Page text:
You meet the horror stories from the Syrian War on distant ground, often far removed from the scene of the crime. The Times reporters found survivors of the April 7 attack—3,000 in all—about 200 miles from Douma in northern Syria at a camp for the displaced. As they talked outside his tent home, Diaa Mohammed hung on a line the girls’ clothes, still reeking one week later of chlorine used in the attack.
But for these and many other average Syrians, leaving their homes and cities doesn’t end their trauma. Some of them relocate many times. To remain inside Syria, they face danger from bombardments and ever-present jihadist groups who meld with rebel forces fighting the Assad regime, taking up positions inside residential areas. Nonfighters face impossible choices: to join the jihadists or be conscripted into the Syrian army. The only way for men to remain with their families is to accept forced relocation to areas under the regime’s control.
Outside Syria, nearly every country in the world has restrictions on Syrian refugees. Syria’s neighbors—some at break points themselves from the seven-year war—now make it difficult for Syrians to cross their borders.
In all, nearly 12 million people of Syria’s 20 million prewar population are displaced: 5.6 million Syrians registered as refugees with the United Nations, living outside the country, and 6.1 million people displaced inside Syria. The UN Refugee Agency (UNHCR) also counts nearly 3 million Syrians living in hard-to-reach and besieged areas. Altogether, it’s the world’s largest displacement crisis.
TURKEY, with a 500-mile shared border, currently has 3.6 million Syrian refugees—and overall the largest refugee population of any country in the world. For the NATO member straddling Europe and Asia, absorbing so many Syrians is like adding a city the size of Los Angeles inside a country the size of Texas.
At the height of the migrant crisis that began in 2014-15, Turkey President Recep Tayyip Erdogan signed an agreement with the European Union to halt refugees streaming from Turkey across the Aegean Sea to Greece and beyond. Erdogan agreed to stanch the migrant flow in exchange for EU payments to help shelter the refugees inside Turkey’s borders. From 2016 to 2017 the EU provided Turkey $1.7 billion in humanitarian aid under the pact.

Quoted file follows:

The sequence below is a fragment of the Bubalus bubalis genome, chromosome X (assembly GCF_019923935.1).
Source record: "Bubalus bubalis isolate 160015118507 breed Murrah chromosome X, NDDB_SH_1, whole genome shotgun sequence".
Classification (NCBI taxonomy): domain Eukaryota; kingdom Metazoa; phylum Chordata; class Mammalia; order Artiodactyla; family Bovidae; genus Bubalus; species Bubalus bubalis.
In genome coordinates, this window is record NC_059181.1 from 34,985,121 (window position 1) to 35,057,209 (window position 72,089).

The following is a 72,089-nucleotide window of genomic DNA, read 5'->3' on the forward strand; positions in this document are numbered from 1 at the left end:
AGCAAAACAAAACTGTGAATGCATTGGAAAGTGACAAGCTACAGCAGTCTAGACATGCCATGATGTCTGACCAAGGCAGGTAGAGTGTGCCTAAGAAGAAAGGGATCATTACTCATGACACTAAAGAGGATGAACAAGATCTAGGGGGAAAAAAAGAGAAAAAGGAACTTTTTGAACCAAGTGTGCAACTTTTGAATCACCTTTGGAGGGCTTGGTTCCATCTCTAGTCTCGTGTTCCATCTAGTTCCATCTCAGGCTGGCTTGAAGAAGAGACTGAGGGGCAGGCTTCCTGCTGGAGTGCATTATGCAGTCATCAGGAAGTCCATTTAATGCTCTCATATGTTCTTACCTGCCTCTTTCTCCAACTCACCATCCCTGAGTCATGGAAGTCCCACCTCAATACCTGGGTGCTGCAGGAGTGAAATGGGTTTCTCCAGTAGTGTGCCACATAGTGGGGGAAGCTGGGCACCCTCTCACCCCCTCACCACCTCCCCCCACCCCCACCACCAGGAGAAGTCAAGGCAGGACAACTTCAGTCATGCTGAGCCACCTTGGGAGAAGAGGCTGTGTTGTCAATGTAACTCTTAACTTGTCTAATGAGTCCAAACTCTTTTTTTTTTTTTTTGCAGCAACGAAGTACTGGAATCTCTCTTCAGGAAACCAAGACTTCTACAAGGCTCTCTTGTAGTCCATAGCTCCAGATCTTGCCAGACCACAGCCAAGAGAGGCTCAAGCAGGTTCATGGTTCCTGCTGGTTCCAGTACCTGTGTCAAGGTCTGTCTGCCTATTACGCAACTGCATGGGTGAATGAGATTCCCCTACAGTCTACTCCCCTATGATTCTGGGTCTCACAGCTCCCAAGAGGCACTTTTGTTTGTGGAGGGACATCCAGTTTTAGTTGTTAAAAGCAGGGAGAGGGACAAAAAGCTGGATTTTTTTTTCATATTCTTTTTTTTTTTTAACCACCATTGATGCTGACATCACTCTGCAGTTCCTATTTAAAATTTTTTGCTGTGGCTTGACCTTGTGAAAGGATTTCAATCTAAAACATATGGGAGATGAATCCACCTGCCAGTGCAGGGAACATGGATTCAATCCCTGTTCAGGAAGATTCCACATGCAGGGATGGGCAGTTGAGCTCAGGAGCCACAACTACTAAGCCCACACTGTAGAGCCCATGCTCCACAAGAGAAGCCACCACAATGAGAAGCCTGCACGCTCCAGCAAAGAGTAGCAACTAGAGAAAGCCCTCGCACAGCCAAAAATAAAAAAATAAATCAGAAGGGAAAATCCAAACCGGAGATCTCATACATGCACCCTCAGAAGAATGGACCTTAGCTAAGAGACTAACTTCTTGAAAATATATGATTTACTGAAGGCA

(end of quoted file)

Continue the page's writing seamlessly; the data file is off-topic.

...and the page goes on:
As a result, most Syrian refugees have limited options for resettlement from Turkey, only life in one of Turkey’s organized camps or on their own. Apart from the camps—which house less than 5 percent of Turkey’s refugee population and are closed to most international aid groups and reporters—little aid actually appears to go to refugees. Most of the Syrians live in rough, unorganized camps on the outskirts of cities or are trying to start from scratch in urban areas.
For the West, the Turkey-EU deal involves unintended consequences, giving Erdogan inordinate power in exchange for stemming the migrant tide. Erdogan in 2016 enacted emergency laws following a coup attempt, and they remain in effect. Under those laws the government has arrested thousands of political opponents, judges, journalists, and others, including foreign workers like American pastor Andrew Brunson.
Erdogan launched a massive campaign to build mosques across the country, and a colossal mosque is underway atop Taksim Square, one of the most popular areas of Istanbul. Organized as a secular democracy, Turkey has growing ties to Islamic institutions that coincide with evidence of Erdogan supporting Islamic State militants.
Thousands of ISIS fighters gained entry to Syria across Turkey’s border. Turkey repeatedly has given cover to ISIS fighters advancing on mostly ethnic Armenian, Assyrian, and Kurdish communities in northern Syria. In recent months, Turkey launched an offensive with heavy weapons into Syria’s Afrin region and sent ground forces into Iraq, while positioning tanks and heavy artillery along both borders. All with little to no protest from Turkey’s NATO allies, including the United States.
“Erdogan has the trump card. He can act with impunity and against the West’s interests, and if it protests, he can threaten to release another million migrants,” said an officer with one international aid group who’s not named for security reasons. “He holds Europe hostage and blackmails NATO and the United States.”